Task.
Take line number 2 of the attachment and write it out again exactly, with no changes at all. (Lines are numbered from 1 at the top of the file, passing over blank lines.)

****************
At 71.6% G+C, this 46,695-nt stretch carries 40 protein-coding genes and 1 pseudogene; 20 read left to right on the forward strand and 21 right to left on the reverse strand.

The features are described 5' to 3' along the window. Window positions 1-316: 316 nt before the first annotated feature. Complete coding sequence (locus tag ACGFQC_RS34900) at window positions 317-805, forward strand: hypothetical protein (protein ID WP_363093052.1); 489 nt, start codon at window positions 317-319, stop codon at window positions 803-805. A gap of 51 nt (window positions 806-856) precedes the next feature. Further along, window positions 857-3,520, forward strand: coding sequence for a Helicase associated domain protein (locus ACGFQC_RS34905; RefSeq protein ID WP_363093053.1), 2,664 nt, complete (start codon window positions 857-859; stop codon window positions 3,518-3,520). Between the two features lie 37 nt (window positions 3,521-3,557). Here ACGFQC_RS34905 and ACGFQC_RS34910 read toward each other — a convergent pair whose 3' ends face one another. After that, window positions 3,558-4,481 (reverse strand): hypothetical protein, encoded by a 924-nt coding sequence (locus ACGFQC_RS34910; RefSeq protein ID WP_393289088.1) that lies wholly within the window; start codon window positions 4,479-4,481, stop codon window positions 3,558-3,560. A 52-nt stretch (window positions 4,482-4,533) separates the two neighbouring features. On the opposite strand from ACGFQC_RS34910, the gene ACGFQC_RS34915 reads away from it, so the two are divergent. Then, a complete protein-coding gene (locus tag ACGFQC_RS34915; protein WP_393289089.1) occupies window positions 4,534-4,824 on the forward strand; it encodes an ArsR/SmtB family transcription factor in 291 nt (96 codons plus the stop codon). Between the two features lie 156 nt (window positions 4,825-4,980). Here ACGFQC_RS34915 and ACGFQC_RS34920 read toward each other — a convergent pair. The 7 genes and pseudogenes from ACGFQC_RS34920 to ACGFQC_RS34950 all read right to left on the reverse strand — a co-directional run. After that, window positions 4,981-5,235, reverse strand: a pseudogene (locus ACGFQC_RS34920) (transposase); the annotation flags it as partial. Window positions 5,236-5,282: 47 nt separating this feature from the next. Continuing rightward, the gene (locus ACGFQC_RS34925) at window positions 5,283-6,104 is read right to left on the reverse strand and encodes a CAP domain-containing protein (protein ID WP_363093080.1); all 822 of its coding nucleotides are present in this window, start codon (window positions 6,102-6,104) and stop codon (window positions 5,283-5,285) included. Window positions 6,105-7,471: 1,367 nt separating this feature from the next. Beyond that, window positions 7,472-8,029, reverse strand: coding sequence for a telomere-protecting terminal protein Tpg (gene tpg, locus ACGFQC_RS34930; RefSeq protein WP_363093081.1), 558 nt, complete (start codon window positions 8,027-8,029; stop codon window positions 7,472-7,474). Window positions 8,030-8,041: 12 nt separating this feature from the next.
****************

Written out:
The features are described 5' to 3' along the window. Window positions 1-316: 316 nt before the first annotated feature. Complete coding sequence (locus tag ACGFQC_RS34900) at window positions 317-805, forward strand: hypothetical protein (protein ID WP_363093052.1); 489 nt, start codon at window positions 317-319, stop codon at window positions 803-805. A gap of 51 nt (window positions 806-856) precedes the next feature. Further along, window positions 857-3,520, forward strand: coding sequence for a Helicase associated domain protein (locus ACGFQC_RS34905; RefSeq protein ID WP_363093053.1), 2,664 nt, complete (start codon window positions 857-859; stop codon window positions 3,518-3,520). Between the two features lie 37 nt (window positions 3,521-3,557). Here ACGFQC_RS34905 and ACGFQC_RS34910 read toward each other — a convergent pair whose 3' ends face one another. After that, window positions 3,558-4,481 (reverse strand): hypothetical protein, encoded by a 924-nt coding sequence (locus ACGFQC_RS34910; RefSeq protein ID WP_393289088.1) that lies wholly within the window; start codon window positions 4,479-4,481, stop codon window positions 3,558-3,560. A 52-nt stretch (window positions 4,482-4,533) separates the two neighbouring features. On the opposite strand from ACGFQC_RS34910, the gene ACGFQC_RS34915 reads away from it, so the two are divergent. Then, a complete protein-coding gene (locus tag ACGFQC_RS34915; protein WP_393289089.1) occupies window positions 4,534-4,824 on the forward strand; it encodes an ArsR/SmtB family transcription factor in 291 nt (96 codons plus the stop codon). Between the two features lie 156 nt (window positions 4,825-4,980). Here ACGFQC_RS34915 and ACGFQC_RS34920 read toward each other — a convergent pair. The 7 genes and pseudogenes from ACGFQC_RS34920 to ACGFQC_RS34950 all read right to left on the reverse strand — a co-directional run. After that, window positions 4,981-5,235, reverse strand: a pseudogene (locus ACGFQC_RS34920) (transposase); the annotation flags it as partial. Window positions 5,236-5,282: 47 nt separating this feature from the next. Continuing rightward, the gene (locus ACGFQC_RS34925) at window positions 5,283-6,104 is read right to left on the reverse strand and encodes a CAP domain-containing protein (protein ID WP_363093080.1); all 822 of its coding nucleotides are present in this window, start codon (window positions 6,102-6,104) and stop codon (window positions 5,283-5,285) included. Window positions 6,105-7,471: 1,367 nt separating this feature from the next. Beyond that, window positions 7,472-8,029, reverse strand: coding sequence for a telomere-protecting terminal protein Tpg (gene tpg, locus ACGFQC_RS34930; RefSeq protein WP_363093081.1), 558 nt, complete (start codon window positions 8,027-8,029; stop codon window positions 7,472-7,474). Window positions 8,030-8,041: 12 nt separating this feature from the next.